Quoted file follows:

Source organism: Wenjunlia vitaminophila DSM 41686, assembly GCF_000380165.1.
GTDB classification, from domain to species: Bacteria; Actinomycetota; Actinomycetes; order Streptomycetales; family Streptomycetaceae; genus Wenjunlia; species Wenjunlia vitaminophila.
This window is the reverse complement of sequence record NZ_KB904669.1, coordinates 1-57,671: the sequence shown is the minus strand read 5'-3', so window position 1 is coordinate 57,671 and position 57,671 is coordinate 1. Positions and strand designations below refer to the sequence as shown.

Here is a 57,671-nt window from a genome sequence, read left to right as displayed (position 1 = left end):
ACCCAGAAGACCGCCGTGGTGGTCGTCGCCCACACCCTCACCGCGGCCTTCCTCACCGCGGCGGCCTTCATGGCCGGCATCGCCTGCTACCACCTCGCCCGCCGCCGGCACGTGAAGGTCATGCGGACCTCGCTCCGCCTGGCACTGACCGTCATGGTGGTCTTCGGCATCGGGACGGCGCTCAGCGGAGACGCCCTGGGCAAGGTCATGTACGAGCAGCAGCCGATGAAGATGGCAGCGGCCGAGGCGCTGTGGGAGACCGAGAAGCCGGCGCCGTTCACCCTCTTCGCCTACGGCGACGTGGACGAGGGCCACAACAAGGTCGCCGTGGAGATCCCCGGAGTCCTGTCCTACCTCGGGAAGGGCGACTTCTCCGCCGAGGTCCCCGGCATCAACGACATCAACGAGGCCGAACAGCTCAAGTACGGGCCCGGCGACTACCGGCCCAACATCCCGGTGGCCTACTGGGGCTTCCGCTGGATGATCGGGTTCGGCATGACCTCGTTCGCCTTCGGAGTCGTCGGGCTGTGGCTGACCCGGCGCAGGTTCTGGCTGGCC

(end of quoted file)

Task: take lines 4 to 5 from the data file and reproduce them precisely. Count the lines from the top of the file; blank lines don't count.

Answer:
Here is a 57,671-nt window from a genome sequence, read left to right as displayed (position 1 = left end):
ACCCAGAAGACCGCCGTGGTGGTCGTCGCCCACACCCTCACCGCGGCCTTCCTCACCGCGGCGGCCTTCATGGCCGGCATCGCCTGCTACCACCTCGCCCGCCGCCGGCACGTGAAGGTCATGCGGACCTCGCTCCGCCTGGCACTGACCGTCATGGTGGTCTTCGGCATCGGGACGGCGCTCAGCGGAGACGCCCTGGGCAAGGTCATGTACGAGCAGCAGCCGATGAAGATGGCAGCGGCCGAGGCGCTGTGGGAGACCGAGAAGCCGGCGCCGTTCACCCTCTTCGCCTACGGCGACGTGGACGAGGGCCACAACAAGGTCGCCGTGGAGATCCCCGGAGTCCTGTCCTACCTCGGGAAGGGCGACTTCTCCGCCGAGGTCCCCGGCATCAACGACATCAACGAGGCCGAACAGCTCAAGTACGGGCCCGGCGACTACCGGCCCAACATCCCGGTGGCCTACTGGGGCTTCCGCTGGATGATCGGGTTCGGCATGACCTCGTTCGCCTTCGGAGTCGTCGGGCTGTGGCTGACCCGGCGCAGGTTCTGGCTGGCC